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The power of soy

August 20th, 2014


The power of soy

Balanced diet is vital for the body, whether you are a sport player, recovering from an illness, or just looking to maintain a good health. However, each person needs different nutrients based on the activities, age, weight, height and strength.

Moreover, patients often ask me why some people can eat so much and not gain any weight, while they eat so little but don’t lose any weight. It is not so easy to compare, since everyone needs a different amount of nutrients.

A well-balanced diet which contains carbohydrate, protein, vitamins and minerals is recommended for everyone. However, it is important to consider both the calories and the nutrients when you’re choosing your food.

Soy is a great source of energy and protein, and the level of saturated fat is not high. It is also nutrient-rich, offering all kinds of essential fatty acids, fibre and iron. Those who exercise heavily or sport players are recommended to consume 1.2-1.4 grams of protein per Kilogram of body weight, and those who use their muscles a lot are recommended to consume 1.2-1.7 grams of protein per Kilogram of body weight.

Sport players also need carbohydrate as much as they need protein, to make up for the glycogen lost during the exertion. Fat is just as important since it gives energy and helps dissolve some vitamins, but be cautious about cholesterol level.

Soy is high in antioxidant, which helps the body fight free radicals. These free radicals damage our cells, resulting in aging. Research has shown that antioxidants can help prevent a number of diseases, such as cancer, cardiovascular diseases and diabetes.

While exercise is good, too much exercise turns out to increase free radicals and peroxides in the body. Eating soy-based food prior to moderate exercise can help reduce the production of peroxide. According to a research, those who exercise regularly for nine weeks and consume 33 grams of soy protein every day can fight free radicals better than those who eat whey protein.

Soy is also good for the muscles and helps with oxygen delivery to muscles. Muscles burn off the sugar in our body, so those with diabetes would benefit from building up their muscles in order to keep their sugar level in check.

Soy protein is easier to digest than meat, but the benefits are the same. A research compares male weight-trainers who consume soy and beef, and it was found that their muscle gain was no different. Additionally, high-protein diet is a good way to lose weight without losing muscle mass (but keep the calories in check!).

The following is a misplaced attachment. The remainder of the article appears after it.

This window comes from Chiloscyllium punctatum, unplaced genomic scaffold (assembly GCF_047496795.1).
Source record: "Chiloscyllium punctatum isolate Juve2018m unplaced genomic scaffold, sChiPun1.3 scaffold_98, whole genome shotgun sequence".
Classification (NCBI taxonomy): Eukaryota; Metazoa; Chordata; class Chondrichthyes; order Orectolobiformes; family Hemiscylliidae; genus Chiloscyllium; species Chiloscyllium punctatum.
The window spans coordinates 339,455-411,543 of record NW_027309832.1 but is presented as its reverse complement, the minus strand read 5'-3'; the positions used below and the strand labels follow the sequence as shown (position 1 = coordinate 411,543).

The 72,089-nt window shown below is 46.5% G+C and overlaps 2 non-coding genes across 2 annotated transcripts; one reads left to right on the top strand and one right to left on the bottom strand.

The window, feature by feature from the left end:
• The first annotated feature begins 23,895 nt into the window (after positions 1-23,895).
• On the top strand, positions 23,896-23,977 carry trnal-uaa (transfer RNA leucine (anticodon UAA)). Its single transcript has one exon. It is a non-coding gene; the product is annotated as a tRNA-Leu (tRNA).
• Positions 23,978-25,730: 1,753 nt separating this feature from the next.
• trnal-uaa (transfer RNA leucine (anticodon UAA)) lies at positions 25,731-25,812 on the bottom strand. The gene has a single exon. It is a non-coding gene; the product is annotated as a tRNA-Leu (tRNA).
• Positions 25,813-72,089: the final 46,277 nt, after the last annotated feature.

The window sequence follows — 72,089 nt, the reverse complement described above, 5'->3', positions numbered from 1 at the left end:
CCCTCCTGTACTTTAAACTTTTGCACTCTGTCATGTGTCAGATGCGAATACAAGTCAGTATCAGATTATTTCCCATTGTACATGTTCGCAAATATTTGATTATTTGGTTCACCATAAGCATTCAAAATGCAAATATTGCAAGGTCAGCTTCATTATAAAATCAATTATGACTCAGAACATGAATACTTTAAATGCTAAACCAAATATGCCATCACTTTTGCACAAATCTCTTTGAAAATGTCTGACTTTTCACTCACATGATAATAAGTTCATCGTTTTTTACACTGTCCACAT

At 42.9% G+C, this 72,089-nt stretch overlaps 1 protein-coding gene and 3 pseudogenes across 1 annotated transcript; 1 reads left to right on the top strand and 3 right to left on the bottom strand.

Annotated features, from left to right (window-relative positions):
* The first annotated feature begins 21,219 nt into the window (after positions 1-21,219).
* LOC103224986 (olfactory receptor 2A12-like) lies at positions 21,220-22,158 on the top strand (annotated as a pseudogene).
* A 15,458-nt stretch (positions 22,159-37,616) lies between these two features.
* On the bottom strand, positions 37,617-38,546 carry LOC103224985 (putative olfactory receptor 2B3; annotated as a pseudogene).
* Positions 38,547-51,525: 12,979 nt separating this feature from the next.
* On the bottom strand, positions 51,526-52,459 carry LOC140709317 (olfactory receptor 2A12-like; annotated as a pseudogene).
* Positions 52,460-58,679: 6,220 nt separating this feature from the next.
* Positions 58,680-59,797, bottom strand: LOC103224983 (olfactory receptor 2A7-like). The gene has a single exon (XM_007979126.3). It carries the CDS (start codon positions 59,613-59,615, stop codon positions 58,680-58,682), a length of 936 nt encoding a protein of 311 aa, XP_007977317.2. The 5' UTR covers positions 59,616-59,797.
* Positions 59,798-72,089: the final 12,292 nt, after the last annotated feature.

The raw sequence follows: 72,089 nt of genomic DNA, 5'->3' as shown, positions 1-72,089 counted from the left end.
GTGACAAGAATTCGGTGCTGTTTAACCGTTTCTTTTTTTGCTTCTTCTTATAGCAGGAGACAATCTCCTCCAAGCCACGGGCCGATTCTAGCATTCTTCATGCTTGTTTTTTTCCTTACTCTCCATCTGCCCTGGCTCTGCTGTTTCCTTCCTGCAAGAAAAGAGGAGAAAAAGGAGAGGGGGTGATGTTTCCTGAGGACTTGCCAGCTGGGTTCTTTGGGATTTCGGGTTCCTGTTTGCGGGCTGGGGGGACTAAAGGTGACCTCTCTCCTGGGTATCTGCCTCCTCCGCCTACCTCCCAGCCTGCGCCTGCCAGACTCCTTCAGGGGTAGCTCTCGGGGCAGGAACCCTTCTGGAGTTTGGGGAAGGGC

More than 50 researchs found that soy protein can help reduce cholesterol level by 3 – 5%. The US FDA greenlights such claim for products containing 6.25 grams of soy protein. By consuming 25 grams of soy protein a day, and avoiding fatty, high-cholesterol food, we can reduce the risk for heart disease. Over the past decade, a lot of research has confirmed that soy protein can reduce cholesterol level by 13-14% compared to other kinds of food.

Some researchers warn that soy protein needs to be consumed with caution, but there is yet no research which finds soy protein to be bad for the body. Contrary to popular belief, no research says that soy protein leads to reduction of testosterone, breast cancer or reduced sperm count. A research gave men 50 grams of soy protein every day for 12 weeks and found no change in testosterone level, and the National Cancer Institute in the US said that breast cancer patients can consume three servings of soy every day without any health risk. Another research found that soy protein does not increase the risk for breast cancer, and might even help prevent it, especially if consumed regularly since childhood or teenage years.

Soy food is good for everyone. Soy-based artificial meat is a great source of protein just like real meat, and soy milk is as good as or better than cow’s milk. You can eat soy for breakfast, lunch and dinner.

Soy protein might not be as effective as medicine in lowering cholesterol level, but it still offers good benefits. It is one of the few kinds of food which have been approved to make such claim.

After I described all of this to a patient of mine, she wanted to try lowering her cholesterol level by eating more soy. However, three months later, she came back 5 kg heavier than before, and her cholesterol level was even higher. She said that she had been eating tao suan (soy in coconut milk and syrup) after every meal, hoping to lower her cholesterol level!!


Prof Nithi Mahanonda is consultant cardiologist and interventionist, Perfect Heart Institute.


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